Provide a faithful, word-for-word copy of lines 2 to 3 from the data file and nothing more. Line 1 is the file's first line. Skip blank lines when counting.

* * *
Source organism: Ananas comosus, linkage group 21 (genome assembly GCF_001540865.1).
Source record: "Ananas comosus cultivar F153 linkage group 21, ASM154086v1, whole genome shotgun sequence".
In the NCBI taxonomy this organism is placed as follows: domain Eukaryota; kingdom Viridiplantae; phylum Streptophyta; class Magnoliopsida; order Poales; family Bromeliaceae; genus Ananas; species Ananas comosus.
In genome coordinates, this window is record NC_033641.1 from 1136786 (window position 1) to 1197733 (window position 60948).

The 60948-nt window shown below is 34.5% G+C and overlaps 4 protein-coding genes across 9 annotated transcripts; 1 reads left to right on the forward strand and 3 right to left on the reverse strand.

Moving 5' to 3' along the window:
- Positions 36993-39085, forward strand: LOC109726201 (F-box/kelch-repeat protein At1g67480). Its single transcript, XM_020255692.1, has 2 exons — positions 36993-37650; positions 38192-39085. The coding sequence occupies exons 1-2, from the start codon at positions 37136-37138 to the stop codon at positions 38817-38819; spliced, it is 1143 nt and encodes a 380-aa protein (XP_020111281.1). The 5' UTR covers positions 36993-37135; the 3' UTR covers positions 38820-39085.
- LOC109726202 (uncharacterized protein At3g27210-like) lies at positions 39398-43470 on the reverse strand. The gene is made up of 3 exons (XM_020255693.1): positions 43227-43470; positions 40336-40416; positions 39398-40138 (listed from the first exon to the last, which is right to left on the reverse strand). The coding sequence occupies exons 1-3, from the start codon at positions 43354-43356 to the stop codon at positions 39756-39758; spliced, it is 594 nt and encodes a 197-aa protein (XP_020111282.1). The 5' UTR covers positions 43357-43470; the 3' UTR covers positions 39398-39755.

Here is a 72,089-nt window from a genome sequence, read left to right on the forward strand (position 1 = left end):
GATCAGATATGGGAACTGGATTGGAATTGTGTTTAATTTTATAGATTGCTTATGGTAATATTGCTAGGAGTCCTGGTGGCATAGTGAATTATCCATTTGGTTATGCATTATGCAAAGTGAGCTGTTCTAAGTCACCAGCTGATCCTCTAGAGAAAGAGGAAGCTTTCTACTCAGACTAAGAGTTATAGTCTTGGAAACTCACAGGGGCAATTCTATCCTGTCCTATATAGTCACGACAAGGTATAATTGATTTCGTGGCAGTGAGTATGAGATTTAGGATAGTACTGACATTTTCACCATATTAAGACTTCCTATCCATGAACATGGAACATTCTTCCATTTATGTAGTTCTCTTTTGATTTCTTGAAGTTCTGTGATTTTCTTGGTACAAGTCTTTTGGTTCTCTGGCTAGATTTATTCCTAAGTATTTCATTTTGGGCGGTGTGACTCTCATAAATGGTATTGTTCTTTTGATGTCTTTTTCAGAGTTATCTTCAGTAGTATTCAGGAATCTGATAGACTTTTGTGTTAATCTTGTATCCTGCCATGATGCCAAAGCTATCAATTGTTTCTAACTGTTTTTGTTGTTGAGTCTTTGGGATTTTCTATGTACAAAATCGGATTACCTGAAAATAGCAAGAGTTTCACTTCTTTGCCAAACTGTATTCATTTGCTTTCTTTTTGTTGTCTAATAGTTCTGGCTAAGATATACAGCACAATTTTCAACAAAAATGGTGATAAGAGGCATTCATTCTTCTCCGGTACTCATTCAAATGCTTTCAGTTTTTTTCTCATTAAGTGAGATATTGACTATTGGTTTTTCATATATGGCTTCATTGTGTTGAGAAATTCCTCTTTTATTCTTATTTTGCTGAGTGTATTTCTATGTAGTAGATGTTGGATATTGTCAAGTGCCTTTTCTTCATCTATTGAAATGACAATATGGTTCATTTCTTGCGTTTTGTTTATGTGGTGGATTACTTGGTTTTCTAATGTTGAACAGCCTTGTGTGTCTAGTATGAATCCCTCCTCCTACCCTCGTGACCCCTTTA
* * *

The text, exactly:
Source record: "Ananas comosus cultivar F153 linkage group 21, ASM154086v1, whole genome shotgun sequence".
In the NCBI taxonomy this organism is placed as follows: domain Eukaryota; kingdom Viridiplantae; phylum Streptophyta; class Magnoliopsida; order Poales; family Bromeliaceae; genus Ananas; species Ananas comosus.